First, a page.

In early 2003 (or was it late ’02?) I pitched a big Matrix story to Rolling Stone‘s Peter Travers. With The Matrix Reloaded due to open on 5.15.03, I had gotten hold of a copy of the Wachowskis’ script and was looking to scoop the world with a few plot points (including the hair-raising freeway chase sequence) but without spoiling the whole thing. (Naturally.) I’d also picked up some odd domestic details about The Wachowskis, who were then called Larry and Andy and known for being extra-reclusive.

Travers was interested in running a scoop of this kind. We sat down and talked it over at a Manhattan eatery. I didn’t know for a fact that Travers had briefed Rolling Stone publisher Jann Wenner, but it would have been odd if he hadn’t.

The Reloaded script had been passed to me by former Silver Pictures executive Dan Cracchiolo, who had worked for the company’s founder, Joel Silver, between the mid ’90s and early aughts. Dan had struck out on his own a year or so earlier, although I suspected that things may have soured between Silver and himself over possible drug issues — Dan’s, I mean.

I had been especially chummy with Silver between mid ’92 and early ’94, but then relations chilled. (The reasons are too complex to recite here.) The occasionally tempestuous Silver was the real-life model for Saul Rubinek‘s “Lee Donowitz” character in True Romance. (It’s also been said he was at least a partial model for Tom Cruise‘s “Les Grossman” in Tropic Thunder.)

In any event I met with Travers to discuss the shape and tone of the Reloaded article — a few Wachowski morsels, a few plot leaks but not too many, etc. I tapped it out and sent it along. The article definitely worked on its own terms but of course it had to be fact-checked and whatnot. Which meant calling Silver, of course. It was my understanding that Silver hit the roof and called Wenner to yell and scream.

The next thing I knew the piece had been killed. When I called and wrote Travers to ask what happened he wouldn’t respond…silencio. I presumed it had been killed by Wenner. I can’t recall if I was paid a kill fee. I only know that the Rolling Stone vibes were pretty good before I turned the piece in, but after it was killed I was Nowhere Man.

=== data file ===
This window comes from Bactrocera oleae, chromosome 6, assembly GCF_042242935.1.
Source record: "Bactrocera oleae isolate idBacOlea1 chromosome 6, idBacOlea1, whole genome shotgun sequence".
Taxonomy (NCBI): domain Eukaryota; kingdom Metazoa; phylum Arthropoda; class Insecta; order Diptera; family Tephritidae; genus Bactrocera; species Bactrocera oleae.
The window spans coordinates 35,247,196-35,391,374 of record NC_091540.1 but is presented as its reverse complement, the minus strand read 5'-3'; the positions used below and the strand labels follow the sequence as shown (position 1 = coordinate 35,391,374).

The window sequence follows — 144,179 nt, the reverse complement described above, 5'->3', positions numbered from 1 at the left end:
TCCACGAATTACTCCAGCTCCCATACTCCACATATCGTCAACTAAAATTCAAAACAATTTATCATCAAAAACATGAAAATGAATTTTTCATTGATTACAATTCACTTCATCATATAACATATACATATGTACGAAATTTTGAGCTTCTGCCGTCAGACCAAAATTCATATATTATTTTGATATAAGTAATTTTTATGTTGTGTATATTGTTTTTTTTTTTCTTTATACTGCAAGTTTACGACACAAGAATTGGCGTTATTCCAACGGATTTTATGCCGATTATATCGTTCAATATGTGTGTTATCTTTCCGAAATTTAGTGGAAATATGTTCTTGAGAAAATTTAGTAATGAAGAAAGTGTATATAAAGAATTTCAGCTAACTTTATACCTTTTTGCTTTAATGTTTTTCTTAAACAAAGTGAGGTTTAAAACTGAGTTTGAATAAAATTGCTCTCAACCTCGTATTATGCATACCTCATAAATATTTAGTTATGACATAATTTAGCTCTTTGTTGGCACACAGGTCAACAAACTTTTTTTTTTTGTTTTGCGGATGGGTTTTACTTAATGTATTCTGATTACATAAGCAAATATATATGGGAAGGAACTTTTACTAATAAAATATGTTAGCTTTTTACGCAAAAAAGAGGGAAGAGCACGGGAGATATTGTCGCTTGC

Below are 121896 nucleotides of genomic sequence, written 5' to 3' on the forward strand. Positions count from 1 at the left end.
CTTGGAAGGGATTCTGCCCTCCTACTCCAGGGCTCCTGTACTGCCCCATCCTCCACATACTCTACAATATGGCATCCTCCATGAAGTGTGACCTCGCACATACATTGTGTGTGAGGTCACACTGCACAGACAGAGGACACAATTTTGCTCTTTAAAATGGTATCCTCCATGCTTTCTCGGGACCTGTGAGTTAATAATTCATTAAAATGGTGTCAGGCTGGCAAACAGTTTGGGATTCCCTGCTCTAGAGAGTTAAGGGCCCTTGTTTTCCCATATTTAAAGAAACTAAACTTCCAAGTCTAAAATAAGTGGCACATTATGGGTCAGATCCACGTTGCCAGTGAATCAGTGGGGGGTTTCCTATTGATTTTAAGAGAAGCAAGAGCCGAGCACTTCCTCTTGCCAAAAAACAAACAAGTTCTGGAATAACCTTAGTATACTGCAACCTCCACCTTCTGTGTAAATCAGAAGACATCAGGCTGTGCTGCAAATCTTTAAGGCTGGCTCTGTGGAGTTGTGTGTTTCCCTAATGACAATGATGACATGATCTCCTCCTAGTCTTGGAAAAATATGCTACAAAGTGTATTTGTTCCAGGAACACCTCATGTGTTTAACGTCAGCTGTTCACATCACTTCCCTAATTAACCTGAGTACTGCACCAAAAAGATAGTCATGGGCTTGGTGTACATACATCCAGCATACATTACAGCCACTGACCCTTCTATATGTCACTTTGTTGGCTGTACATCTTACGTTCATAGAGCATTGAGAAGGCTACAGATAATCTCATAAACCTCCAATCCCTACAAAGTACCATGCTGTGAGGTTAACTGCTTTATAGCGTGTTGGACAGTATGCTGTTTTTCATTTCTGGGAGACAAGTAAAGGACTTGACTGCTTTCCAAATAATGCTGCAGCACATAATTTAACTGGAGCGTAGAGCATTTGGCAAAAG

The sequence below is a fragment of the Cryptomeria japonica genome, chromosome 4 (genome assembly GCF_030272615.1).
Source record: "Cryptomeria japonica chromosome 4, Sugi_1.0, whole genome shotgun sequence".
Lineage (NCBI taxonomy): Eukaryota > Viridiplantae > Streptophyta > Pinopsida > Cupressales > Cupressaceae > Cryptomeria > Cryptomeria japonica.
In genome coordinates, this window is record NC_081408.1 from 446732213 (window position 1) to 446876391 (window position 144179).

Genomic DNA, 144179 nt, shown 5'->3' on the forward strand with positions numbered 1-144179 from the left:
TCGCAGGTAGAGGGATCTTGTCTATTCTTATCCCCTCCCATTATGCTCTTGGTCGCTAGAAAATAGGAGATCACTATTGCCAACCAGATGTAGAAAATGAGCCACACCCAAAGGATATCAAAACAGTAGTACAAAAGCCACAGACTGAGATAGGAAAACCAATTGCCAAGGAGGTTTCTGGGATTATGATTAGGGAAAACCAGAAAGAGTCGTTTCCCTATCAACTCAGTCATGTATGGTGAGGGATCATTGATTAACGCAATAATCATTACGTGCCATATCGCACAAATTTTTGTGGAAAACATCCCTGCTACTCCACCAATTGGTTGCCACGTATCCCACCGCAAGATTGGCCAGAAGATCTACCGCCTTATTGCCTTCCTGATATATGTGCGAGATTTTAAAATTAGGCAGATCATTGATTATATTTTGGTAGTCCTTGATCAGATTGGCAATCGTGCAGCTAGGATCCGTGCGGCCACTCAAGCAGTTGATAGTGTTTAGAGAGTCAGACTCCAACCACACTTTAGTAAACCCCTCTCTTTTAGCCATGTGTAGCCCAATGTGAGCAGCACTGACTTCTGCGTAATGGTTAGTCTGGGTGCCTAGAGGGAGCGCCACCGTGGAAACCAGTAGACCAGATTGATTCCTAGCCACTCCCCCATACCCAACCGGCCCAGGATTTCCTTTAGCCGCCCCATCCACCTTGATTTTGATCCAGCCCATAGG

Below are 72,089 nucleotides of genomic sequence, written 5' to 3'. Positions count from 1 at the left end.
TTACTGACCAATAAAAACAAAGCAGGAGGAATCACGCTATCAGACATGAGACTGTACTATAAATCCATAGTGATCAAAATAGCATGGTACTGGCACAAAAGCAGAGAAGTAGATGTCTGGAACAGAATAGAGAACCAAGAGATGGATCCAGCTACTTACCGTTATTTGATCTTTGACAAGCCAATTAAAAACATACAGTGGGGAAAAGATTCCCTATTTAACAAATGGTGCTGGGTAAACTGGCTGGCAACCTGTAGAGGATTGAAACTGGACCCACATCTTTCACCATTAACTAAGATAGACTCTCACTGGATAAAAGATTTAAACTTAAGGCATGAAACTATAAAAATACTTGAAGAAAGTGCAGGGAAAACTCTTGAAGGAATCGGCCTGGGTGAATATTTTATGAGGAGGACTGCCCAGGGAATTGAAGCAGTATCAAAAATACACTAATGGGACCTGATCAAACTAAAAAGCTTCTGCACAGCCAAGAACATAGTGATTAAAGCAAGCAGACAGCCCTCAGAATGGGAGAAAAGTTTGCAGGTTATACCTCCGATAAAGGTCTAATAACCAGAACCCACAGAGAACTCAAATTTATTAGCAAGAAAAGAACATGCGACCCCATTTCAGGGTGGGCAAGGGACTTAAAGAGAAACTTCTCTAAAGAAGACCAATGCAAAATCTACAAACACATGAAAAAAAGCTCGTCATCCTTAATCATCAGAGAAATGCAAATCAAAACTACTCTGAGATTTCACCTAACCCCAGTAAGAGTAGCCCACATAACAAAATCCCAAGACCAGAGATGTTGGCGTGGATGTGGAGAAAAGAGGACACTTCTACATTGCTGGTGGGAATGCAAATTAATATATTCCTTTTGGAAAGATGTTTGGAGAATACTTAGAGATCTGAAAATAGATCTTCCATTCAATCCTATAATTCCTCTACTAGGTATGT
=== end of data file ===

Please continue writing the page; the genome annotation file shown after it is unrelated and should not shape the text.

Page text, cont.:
So I sold the article to Empire magazine, and it wound up running right around the time of the May opening of The Matrix Reloaded. Nobody liked the film that much, and everyone hated The Matrix Revolutions.

Dan died in a motorcycle accident the following year.

Weight of Lavish Living,” posted on 6.26.19:

Yesterday’s news about legendary producer Joel Silver, 66, leaving Silver Pictures didn’t seem to add up.

A onetime protege and producing partner of Larry Gordon, Silver launched the company in ’80, built it into a strong and successful action-flick shop, co-pioneered the whammy-chart approach to action films, earned hundreds of millions for Warner Bros. (the Lethal Weapon, Die Hard and Matrix franchises, Predator, The Last Boy Scout, Assassins, Swordfish, Kiss Kiss Bang Bang, V for Vendetta, The Nice Guys).

Things began to wind down when Silver’s longstanding partnership with Warner Bros. ended, and then a subsequent Universal deal didn’t pan out. Silver then partnered with Canadian private equity financier Daryl Katz.